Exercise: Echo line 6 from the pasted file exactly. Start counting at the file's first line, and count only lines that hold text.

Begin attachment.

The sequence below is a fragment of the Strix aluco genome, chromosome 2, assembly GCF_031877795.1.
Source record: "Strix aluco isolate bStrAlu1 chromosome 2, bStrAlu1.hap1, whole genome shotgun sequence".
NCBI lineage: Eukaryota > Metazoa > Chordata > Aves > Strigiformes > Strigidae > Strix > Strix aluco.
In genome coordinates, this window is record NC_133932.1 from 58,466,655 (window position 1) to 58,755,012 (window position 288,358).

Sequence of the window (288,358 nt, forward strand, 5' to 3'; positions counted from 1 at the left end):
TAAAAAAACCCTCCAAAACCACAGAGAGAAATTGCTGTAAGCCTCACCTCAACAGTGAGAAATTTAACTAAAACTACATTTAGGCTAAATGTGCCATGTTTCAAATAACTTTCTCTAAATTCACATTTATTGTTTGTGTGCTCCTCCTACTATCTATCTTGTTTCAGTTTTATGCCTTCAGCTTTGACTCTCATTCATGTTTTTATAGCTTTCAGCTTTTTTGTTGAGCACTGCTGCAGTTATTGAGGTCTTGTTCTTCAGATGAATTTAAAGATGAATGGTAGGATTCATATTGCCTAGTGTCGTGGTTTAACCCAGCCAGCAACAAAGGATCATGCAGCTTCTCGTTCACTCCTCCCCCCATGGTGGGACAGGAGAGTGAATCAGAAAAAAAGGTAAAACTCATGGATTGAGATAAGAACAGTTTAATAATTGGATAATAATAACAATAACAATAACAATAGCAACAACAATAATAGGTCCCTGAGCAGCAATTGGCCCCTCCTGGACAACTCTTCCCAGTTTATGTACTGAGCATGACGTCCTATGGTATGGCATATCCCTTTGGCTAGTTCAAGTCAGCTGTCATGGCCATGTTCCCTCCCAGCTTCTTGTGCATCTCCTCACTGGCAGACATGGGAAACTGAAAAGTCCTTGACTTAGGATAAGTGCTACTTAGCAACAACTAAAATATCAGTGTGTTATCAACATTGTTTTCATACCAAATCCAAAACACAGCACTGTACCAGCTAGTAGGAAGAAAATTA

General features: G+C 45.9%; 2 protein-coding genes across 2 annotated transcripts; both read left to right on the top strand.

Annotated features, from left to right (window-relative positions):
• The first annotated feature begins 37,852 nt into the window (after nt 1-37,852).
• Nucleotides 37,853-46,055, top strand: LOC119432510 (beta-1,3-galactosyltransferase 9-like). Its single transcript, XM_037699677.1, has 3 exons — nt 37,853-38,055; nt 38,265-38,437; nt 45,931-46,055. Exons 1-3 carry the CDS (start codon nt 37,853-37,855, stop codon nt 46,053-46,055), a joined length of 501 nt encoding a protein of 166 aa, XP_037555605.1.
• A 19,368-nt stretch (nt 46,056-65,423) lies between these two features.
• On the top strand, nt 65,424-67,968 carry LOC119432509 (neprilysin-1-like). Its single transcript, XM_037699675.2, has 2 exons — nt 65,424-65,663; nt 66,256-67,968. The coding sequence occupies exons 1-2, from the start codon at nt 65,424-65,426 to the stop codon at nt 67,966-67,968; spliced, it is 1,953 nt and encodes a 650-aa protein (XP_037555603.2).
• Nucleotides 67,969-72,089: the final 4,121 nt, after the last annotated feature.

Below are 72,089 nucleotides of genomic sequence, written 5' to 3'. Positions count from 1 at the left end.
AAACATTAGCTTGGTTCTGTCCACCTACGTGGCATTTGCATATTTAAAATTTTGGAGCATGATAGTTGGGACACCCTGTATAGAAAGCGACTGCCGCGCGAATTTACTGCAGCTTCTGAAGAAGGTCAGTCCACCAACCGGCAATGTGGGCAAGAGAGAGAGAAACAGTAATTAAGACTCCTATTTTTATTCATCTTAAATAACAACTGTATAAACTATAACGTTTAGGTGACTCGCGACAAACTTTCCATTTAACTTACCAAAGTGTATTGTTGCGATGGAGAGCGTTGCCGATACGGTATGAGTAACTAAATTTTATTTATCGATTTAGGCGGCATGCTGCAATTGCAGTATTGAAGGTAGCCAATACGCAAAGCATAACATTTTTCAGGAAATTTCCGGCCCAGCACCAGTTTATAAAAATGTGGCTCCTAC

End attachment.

TAAAAAAACCCTCCAAAACCACAGAGAGAAATTGCTGTAAGCCTCACCTCAACAGTGAGAAATTTAACTAAAACTACATTTAGGCTAAATGTGCCATGTTTCAAATAACTTTCTCTAAATTCACATTTATTGTTTGTGTGCTCCTCCTACTATCTATCTTGTTTCAGTTTTATGCCTTCAGCTTTGACTCTCATTCATGTTTTTATAGCTTTCAGCTTTTTTGTTGAGCACTGCTGCAGTTATTGAGGTCTTGTTCTTCAGATGAATTTAAAGATGAATGGTAGGATTCATATTGCCTAGTGTCGTGGTTTAACCCAGCCAGCAACAAAGGATCATGCAGCTTCTCGTTCACTCCTCCCCCCATGGTGGGACAGGAGAGTGAATCAGAAAAAAAGGTAAAACTCATGGATTGAGATAAGAACAGTTTAATAATTGGATAATAATAACAATAACAATAACAATAGCAACAACAATAATAGGTCCCTGAGCAGCAATTGGCCCCTCCTGGACAACTCTTCCCAGTTTATGTACTGAGCATGACGTCCTATGGTATGGCATATCCCTTTGGCTAGTTCAAGTCAGCTGTCATGGCCATGTTCCCTCCCAGCTTCTTGTGCATCTCCTCACTGGCAGACATGGGAAACTGAAAAGTCCTTGACTTAGGATAAGTGCTACTTAGCAACAACTAAAATATCAGTGTGTTATCAACATTGTTTTCATACCAAATCCAAAACACAGCACTGTACCAGCTAGTAGGAAGAAAATTA